The family lived in Pittsburgh until 1905, when Frick moved his family to New York for business. However, they never sold their Pennsylvania home and it remained in the family. Although she lived most of her life in New York, Helen often returned to her childhood home at Clayton, and in 1970 she built The Frick Art Museum at the mansion so that she could share her collected art with the Pittsburgh public. Then, in 1981, Helen moved back to the Clayton permanently until her death in 1984.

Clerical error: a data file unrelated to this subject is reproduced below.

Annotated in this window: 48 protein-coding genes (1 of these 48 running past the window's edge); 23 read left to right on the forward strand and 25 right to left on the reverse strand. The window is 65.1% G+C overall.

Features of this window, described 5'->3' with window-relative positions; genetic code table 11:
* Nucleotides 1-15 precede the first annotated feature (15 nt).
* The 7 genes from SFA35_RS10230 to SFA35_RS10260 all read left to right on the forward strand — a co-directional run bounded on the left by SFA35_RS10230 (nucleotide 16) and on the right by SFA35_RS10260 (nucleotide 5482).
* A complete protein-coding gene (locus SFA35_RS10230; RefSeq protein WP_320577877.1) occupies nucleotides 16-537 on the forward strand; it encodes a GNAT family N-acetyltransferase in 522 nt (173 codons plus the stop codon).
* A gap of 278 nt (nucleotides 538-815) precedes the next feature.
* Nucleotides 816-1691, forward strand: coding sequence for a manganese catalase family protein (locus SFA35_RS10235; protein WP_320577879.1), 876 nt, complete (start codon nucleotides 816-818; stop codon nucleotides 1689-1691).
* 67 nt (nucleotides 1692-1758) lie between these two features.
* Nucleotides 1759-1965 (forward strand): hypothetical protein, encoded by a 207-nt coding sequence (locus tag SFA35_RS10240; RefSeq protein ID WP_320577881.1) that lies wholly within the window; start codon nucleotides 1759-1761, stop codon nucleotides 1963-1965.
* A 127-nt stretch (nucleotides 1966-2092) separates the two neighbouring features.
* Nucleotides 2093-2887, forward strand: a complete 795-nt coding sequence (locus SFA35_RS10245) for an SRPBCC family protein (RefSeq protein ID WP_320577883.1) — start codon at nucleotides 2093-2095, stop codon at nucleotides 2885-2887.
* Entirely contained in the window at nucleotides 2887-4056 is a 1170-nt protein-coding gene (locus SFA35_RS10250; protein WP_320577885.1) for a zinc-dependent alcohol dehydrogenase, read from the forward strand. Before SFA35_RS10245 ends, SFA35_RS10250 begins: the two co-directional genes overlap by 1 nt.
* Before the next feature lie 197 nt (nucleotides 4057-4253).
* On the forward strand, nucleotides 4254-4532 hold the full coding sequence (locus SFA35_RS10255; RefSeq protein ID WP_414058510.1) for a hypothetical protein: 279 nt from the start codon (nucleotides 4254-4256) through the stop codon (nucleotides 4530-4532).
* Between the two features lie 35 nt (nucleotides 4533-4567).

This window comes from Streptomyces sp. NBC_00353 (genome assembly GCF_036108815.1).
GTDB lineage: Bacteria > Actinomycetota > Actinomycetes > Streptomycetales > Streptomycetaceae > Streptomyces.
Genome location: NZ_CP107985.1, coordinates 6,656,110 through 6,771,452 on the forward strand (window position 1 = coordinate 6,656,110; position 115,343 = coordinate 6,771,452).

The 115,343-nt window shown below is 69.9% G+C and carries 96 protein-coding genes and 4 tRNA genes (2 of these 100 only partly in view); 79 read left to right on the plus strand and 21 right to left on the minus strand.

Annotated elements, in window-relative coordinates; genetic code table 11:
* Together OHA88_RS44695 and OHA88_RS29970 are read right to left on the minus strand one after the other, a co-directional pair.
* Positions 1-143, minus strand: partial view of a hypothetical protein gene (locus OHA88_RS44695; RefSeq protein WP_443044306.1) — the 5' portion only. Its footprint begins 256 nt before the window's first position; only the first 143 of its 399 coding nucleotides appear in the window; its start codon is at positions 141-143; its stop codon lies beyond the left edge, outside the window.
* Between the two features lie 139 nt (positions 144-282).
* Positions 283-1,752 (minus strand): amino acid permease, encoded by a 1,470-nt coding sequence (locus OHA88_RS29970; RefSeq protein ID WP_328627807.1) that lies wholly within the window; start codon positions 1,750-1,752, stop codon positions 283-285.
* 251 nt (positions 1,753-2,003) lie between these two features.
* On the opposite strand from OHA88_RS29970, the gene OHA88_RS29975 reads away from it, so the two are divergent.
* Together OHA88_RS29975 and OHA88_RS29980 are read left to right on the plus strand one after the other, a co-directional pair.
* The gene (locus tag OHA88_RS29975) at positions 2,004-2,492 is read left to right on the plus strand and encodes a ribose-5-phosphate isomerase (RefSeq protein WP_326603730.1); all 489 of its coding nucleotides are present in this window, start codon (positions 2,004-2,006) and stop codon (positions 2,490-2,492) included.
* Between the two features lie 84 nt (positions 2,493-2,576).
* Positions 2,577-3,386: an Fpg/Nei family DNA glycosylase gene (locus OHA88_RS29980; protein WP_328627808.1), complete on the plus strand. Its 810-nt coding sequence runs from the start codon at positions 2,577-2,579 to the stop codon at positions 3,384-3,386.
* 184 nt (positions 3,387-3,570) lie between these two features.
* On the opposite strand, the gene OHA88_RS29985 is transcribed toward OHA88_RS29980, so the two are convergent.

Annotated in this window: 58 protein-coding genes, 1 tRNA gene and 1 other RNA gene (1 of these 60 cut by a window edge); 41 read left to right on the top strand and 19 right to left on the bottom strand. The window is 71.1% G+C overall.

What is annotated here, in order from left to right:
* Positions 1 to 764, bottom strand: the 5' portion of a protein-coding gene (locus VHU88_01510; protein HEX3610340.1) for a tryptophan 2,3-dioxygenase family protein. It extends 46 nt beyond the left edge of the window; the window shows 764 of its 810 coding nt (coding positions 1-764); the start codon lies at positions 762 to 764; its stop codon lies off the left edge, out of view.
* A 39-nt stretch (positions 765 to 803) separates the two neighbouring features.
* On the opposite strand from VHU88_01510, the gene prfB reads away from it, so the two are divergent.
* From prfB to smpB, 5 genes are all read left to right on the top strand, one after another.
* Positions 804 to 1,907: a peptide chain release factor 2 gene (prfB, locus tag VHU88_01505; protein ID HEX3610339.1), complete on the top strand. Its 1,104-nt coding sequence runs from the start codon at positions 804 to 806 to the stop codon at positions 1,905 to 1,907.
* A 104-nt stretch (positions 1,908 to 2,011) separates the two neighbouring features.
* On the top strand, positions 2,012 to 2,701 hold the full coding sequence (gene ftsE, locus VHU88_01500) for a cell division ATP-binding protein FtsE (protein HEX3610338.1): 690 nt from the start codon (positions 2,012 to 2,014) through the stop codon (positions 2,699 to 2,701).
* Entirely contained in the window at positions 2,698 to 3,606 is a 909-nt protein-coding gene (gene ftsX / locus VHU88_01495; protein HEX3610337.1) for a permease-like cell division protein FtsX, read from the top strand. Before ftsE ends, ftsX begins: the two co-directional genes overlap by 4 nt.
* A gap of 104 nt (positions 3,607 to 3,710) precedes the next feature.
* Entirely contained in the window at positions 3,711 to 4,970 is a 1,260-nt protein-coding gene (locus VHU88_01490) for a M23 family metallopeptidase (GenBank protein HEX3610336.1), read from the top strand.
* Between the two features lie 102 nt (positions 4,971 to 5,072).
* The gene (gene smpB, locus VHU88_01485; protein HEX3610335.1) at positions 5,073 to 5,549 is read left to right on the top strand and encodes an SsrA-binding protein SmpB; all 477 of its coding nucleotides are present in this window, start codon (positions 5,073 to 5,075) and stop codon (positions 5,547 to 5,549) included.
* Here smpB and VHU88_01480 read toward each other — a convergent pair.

The museum continued to grow even after its founder had passed away, however, and in 1994, it opened a café where visitors could enjoy lunch. In 1997, the carriage house on the Frick property, which housed the family’s cars and carriages, expanded and created the Car and Carriage Museum, highlighting Pittsburgh and its role in the history of automobiles.
The Frick's 100,000 visitors per year still flock to see the art at the Frick Art Museum by Renaissance and Baroque artists such as Peter Paul Rubens, Jean-Louis de Marne, and Jan Steen, as well as the historical cars, such as a 1914 Ford Model T, a 1914 Rolls Royce Silver Ghost, and a 1931 Lincoln Model K Phaeton, within the Car and Carriage Museum.